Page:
The first day of the 10th World Zoroastrian Congress (WZC), saw varied views expressed on the Parsi- Irani Zoroastrian identity. While some spoke on what needs to be done to preserve the identity, others on why the identity was disappearing and few on how they managed to keep it intact.
Speaking first at the ‘Panel Discussion: Affirming the Global Parsi-Iranian Zoroastrian Identity,’ Rohinton Rivetna, founder of World Zoroastrian Chamber of Commerce rated some ‘identifiers’ of Zoroastrianism on which the community was faring halfway or poorly.
On language, he said that value of linguistic bonding needs to be re-emphasized. On sartorial identity, he pointed out that it was fading because Iranians (in Iran) faced difficulties in wearing Sudreh and Kushti while in India, Parsis were neglecting it.
“Parsi names that help identity is slowly fading especially in the West. We are halfway in dismantling what our forefathers left. While evolutionary changes are partly responsible, unintended consequences of these changes can hit us hard,” said Rivetna.
He also juxtaposed on what the community was missing out on and what it tried to achieve while dealing with issues like the marriage. “While we are endogamous, we are not exogamous,” he said.
Dinshaw Mehta, chairman of the Bombay Parsi Punchayet (BPP) stated that one of the ways in asserting the identity was community housing, which one could see in Mumbai. “In Mumbai there is a strong cause of identity. Parsis are living in community baugs as a conglomerate. But I doubt, if there is a global identity of the Parsis,” he said.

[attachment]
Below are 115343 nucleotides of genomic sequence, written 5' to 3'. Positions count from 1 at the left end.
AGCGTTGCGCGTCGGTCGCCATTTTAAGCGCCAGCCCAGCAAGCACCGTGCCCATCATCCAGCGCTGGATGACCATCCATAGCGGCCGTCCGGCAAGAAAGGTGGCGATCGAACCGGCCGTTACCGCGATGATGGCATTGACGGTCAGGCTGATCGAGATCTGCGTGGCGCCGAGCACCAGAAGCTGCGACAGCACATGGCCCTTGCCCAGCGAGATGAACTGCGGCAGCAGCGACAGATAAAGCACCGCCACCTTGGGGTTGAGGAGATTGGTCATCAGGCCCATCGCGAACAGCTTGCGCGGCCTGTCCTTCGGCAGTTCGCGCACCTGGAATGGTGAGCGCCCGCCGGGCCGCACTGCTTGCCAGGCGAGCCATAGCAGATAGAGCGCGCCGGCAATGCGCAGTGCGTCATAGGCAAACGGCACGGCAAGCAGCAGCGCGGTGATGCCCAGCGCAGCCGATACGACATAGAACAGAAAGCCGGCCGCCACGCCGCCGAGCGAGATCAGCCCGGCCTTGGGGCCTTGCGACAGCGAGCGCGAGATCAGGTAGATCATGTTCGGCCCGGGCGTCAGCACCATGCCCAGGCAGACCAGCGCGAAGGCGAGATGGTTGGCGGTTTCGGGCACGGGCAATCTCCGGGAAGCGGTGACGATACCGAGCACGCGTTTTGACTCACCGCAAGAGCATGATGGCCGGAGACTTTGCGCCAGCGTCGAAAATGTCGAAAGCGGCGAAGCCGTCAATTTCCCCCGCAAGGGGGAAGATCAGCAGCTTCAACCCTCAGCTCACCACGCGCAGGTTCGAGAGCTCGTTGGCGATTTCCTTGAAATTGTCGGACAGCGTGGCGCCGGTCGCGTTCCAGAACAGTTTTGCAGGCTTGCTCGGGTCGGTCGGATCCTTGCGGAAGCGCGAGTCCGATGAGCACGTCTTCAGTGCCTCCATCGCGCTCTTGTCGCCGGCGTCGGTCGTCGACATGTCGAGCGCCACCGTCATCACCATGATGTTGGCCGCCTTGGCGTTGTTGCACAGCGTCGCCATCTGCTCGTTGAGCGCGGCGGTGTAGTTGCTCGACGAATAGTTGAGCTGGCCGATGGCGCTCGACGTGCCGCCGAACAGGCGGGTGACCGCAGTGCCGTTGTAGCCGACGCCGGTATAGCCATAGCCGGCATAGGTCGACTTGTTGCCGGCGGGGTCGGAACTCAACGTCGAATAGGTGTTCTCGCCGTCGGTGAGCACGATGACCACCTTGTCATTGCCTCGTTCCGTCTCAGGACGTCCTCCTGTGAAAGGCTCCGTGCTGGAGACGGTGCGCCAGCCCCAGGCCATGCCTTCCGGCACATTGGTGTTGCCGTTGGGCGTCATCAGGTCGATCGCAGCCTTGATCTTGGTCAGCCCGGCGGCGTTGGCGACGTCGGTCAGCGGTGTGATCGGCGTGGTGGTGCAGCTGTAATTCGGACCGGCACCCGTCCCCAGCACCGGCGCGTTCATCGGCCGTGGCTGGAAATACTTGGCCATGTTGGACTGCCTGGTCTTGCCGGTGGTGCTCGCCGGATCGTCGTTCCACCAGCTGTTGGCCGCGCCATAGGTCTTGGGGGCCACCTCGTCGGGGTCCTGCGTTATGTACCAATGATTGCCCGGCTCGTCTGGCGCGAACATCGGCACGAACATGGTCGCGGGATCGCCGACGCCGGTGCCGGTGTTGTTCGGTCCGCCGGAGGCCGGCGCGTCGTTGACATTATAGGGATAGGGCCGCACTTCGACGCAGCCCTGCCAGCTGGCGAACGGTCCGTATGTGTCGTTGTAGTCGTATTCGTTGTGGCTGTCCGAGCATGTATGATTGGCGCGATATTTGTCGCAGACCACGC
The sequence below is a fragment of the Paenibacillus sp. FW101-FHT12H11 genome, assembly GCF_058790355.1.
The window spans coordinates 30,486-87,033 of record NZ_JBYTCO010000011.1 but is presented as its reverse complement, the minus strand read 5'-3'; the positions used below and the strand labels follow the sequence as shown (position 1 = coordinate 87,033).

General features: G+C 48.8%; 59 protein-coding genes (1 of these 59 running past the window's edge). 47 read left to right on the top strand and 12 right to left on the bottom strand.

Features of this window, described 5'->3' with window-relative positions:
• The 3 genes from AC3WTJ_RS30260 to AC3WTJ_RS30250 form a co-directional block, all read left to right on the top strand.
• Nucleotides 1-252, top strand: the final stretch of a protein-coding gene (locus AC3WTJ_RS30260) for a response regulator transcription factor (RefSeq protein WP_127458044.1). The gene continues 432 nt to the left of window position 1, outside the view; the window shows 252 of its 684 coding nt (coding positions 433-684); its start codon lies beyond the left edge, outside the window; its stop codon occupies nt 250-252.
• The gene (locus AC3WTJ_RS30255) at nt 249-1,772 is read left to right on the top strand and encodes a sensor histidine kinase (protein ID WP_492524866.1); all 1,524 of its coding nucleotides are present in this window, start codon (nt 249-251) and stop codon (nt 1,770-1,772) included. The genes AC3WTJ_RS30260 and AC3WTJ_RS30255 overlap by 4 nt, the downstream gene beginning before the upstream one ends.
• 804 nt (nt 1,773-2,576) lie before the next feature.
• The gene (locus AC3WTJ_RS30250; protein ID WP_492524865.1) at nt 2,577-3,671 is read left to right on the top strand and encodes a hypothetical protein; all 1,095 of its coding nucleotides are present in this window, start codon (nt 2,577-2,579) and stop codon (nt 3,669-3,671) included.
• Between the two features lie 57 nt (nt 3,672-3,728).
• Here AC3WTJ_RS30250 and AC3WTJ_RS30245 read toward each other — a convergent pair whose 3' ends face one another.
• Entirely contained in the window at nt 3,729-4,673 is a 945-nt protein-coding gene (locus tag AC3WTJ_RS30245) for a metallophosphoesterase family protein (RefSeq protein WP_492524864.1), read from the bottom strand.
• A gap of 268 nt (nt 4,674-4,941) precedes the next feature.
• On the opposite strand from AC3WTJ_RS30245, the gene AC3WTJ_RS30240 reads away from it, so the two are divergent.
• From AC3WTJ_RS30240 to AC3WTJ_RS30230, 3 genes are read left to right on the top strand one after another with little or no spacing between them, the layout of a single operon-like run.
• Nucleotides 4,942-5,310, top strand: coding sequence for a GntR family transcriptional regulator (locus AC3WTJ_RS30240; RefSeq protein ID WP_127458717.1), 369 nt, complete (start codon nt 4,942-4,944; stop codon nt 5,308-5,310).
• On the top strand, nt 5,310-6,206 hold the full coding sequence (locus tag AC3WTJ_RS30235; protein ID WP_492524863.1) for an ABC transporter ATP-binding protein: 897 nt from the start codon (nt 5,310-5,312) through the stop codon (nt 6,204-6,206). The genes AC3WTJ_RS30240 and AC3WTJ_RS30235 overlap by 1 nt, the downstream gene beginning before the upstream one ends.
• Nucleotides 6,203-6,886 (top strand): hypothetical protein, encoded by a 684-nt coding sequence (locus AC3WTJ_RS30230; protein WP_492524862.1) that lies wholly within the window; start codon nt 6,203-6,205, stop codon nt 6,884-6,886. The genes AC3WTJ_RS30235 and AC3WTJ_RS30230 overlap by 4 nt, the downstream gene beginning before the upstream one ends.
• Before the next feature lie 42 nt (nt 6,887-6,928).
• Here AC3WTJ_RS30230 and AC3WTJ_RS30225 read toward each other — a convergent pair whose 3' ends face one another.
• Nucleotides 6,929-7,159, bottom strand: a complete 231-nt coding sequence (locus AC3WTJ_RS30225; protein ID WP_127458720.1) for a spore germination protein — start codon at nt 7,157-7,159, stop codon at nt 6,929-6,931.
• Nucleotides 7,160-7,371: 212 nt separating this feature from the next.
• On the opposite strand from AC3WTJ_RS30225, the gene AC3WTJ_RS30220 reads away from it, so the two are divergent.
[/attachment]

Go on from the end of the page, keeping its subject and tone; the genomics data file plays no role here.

However, there were some like Sarosh Bharucha, head of the Zoroastrian Society of Ontario, Canada, who emphasised on how the community there had moved ahead while breaking the traditional ways of living and was thriving as a community.
“We do not ex-communicate our daughters and sisters, who marry outside the community. Women get the same privilege as men. Navjot and other ceremonies are carried for all regardless of the way they want their body disposed off,” said Bharucha, adding “Each one for himself and Ahura Mazda for all” is the motto with which he works.
Ketayun Kapadia, blamed the Parsis for the declining values amongst their children. “We have an abysmal record of education. If there is anyone, who is to be blamed it is the parents. We should institutionalise youth to roots.”
Successful but shirnking
Followers of one of the world’s oldest religions, many Parsis are descended from Persians who fled to India to escape persecution more than 1,000 years ago.
This group went on to become one of India’s most successful communities, which includes industrialist Tata family and the late Queen singer Freddie Mercury, the son of Parsi migrants to Zanzibar.
Scattered across countries including Iran, the US and UK, their estimated numbers have dropped by more than 10% between 2004 and 2012 to fewer than 112,000 people.
In India, where most Zoroastrians live, the numbers have halved since 1940 to about 61,000.
It is based on a equation of good (Ahura Mazda) versus evil (Ahriman). Good symbolises creativity, and evil is tantamount to destruction – in case there is more evil in the world than good, the planet will be destroyed, so all Zoroastrians must vow to live by the motto “good thoughts, good words, good deeds”.